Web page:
11. Kozma R, Ahmed S, Best A, Lim L. The Ras-related protein Cdc42Hs and bradykinin promote formation of peripheral actin microspikes and filopodia in Swiss 3T3 fibroblasts. Mol Cell Biol. 1995;15:1942–1952. [PMC free article] [PubMed]
12. Luttrell D K, Luttrell L M, Parsons S J. Augmented mitogenic responsiveness to epidermal growth factor in murine fibroblasts that overexpress pp60c-src. Mol Cell Biol. 1988;8:497–501. [PMC free article] [PubMed]
13. Maa M-C, Leu T-H, McCarley D J, Schatzman R C, Parsons S J. Potentiation of epidermal growth factor receptor-mediated oncogenesis by c-Src: implications for the etiology of multiple human cancers. Proc Natl Acad Sci USA. 1995;92:6981–6985. [PubMed]
14. Malek S N, Desiderio S. A cyclin-dependent kinase homologue, p130PITSLRE, is a phosphotyrosine-independent SH2 ligand. J Biol Chem. 1994;269:33009–33020. [PubMed]
15. McGlade J, Brunkhorst B, Anderson D, Mbamalu G, Settleman J, Dedhar S, Rozakis-Adcock M, Chen L B, Pawson T. The N-terminal region of GAP regulates cytoskeletal structure and cell adhesion. EMBO J. 1993;12:3073–3081. [PubMed]
16. Miyazawa K, Hendrie P C, Mantel C, Wood K, Ashman L K, Broxmeyer H E. Comparative analysis of signaling pathways between mast cell growth factor (c-kit ligand) and granulocyte-macrophage colony-stimulating factor in a human factor-dependent myeloid cell line involves phosphorylation of Raf-1, GTPase-activating protein and mitogen-activated protein kinase. Exp Hematol. 1991;19:1110–1123. [PubMed]
17. Moran M F, Polakis P, McCormick F, Pawson T, Ellis C. Protein-tyrosine kinases regulate the phosphorylation, protein interactions, subcellular distribution, and activity of p21ras GTPase-activating protein. Mol Cell Biol. 1991;11:1804–1812. [PMC free article] [PubMed]
18. Muller A J, Pendergast A-M, Havlik M H, Puil L, Pawson T, Witte O. A limited set of SH2 domains bind BCR through a high-affinity phosphotyrosine-independent interaction. Mol Cell Biol. 1992;12:5087–5093. [PMC free article] [PubMed]
19. Nobes C D, Hall A. Rho, Rac, and Cdc42 GTPases regulate the assembly of multimolecular focal complexes associated with actin stress fibers, lamellipodia, and filopodia. Cell. 1995;81:53–62. [PubMed]
20. Park I, Chung J, Walsh C T, Yun Y, Strominger J L, Shin J. Phosphotyrosine-independent binding of a 62-kDa protein to the Src homology 2 (SH2) domain of p56Lck and its regulation by phosphorylation of Ser-59 in the Lck unique N-terminal region. Proc Natl Acad Sci USA. 1995;92:12338–12342. [PubMed]
21. Pendergast A M, Muller A J, Havlik M H, Maru Y, Witte O N. BCR sequences essential for transformation by the BCR-ABL oncogene bind to the ABL SH2 regulatory domain in a non-phosphotyrosine-dependent manner. Cell. 1991;66:161–171. [PubMed]
22. Raffel G D, Parmar K, Rosenberg N. In vivo association of v-Abl with Shc mediated by a non-phosphotyrosine-dependent SH2 interaction. J Biol Chem. 1996;271:4640–4645. [PubMed]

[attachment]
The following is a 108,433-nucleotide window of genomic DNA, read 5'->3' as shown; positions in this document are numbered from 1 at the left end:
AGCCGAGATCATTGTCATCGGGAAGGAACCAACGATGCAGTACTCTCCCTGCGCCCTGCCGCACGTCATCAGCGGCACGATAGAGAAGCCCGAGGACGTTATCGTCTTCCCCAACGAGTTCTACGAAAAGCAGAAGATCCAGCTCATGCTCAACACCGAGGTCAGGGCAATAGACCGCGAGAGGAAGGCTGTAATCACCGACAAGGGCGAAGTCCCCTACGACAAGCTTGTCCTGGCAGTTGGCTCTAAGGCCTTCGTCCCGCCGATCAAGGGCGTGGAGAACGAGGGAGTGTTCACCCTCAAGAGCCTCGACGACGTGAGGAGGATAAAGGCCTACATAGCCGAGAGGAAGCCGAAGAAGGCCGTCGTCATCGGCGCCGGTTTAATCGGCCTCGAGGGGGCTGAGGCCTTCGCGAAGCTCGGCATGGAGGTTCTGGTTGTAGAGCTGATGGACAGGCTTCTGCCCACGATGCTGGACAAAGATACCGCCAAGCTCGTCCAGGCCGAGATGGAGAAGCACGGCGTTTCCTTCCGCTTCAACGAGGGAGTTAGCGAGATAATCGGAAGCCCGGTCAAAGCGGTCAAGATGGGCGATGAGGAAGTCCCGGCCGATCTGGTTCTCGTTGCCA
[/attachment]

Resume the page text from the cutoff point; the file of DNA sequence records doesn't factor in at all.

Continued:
23. Ridley A J, Hall A. The small GTP-binding protein Rho regulates the assembly of focal adhesions and actin stress fibers in response to growth factors. Cell. 1992;70:389–399. [PubMed]
24. Ridley A J, Paterson H F, Johnston C L, Diekmann D, Hall A. The small GTP-binding protein Rac regulates growth factor-induced membrane ruffling. Cell. 1992;70:401–410. [PubMed]
25. Ridley A J, Self A J, Kasmi F, Paterson H F, Hall A, Marshall C J, Ellis C. Rho family GTPase activating proteins p190, BCR and RhoGAP show distinct specificities in vitro and in vivo. EMBO J. 1993;12:5151–5160. [PubMed]
26. Roche S, Koegl M, Barone M V, Roussel M F, Courtneidge S A. DNA synthesis induced by some but not all growth factors requires Src family protein tyrosine kinases. Mol Cell Biol. 1995;15:1102–1109. [PMC free article] [PubMed]
27. Settleman J, Narasimhan V, Foster L C, Weinberg R A. Molecular cloning of cDNAs encoding the GAP-associated protein p190: implications for a signaling pathway from Ras to the nucleus. Cell. 1992;69:539–549. [PubMed]
28. Settleman J, Albright C F, Foster L C, Weinberg R A. Association between GTPase activators for Rho and Ras families. Nature (London) 1992;359:153–154. [PubMed]
29. Shannon J D, Fox J W. Identification of phosphorylation sites by Edman degradation. Tech Protein Chem. 1995;6:117–123.
30. Songyang Z, Carraway III K L, Eck M J, Harrison S C, Feldman R A, Mohammadi M, Schlessinger J, Hubbard S R, Smith D P, Eng C, Lorenzo M J, Ponder B A J, Mayer B J, Cantley L C. Catalytic specificity of protein-tyrosine kinases is critical for selective signalling. Nature (London) 1995;373:536–539. [PubMed]
31. Trouliaris S, Smola U, Chang J-H, Parsons S J, Niemann H, Tamura T. Tyrosine 807 of the v-Fms oncogene product controls cell morphology and association with p120 RasGAP. J Virol. 1995;69:6010–6020. [PMC free article] [PubMed]
32. Vadlamudi R K, Joung I, Strominger J L, Shin J. p62, a phosphotyrosine-independent ligand of the SH2 domain of p56Lck, belongs to a new class of ubiquitin-binding protein. J Biol Chem. 1996;271:20235–20237. [PubMed]
33. Wang A Z M, Nur-E-Kamal M S A, Tikoo A, Montague W, Maruta H. The GTPase and RhoGAP domains of p190, a tumor suppressor protein that binds the Mr 120,000 Ras GAP, independently function as anti-Ras tumor suppressors. Cancer Res. 1997;57:2478–2484. [PubMed]
34. Wilson L K, Luttrell D K, Parsons J T, Parsons S J. pp60c-src tyrosine kinase, myristylation, and modulatory domains are required for enhanced mitogenic responsiveness to epidermal growth factor seen in cells overexpressing c-Src. Mol Cell Biol. 1989;9:1536–1544. [PMC free article] [PubMed]
Articles from Molecular and Cellular Biology are provided here courtesy of
American Society for Microbiology (ASM)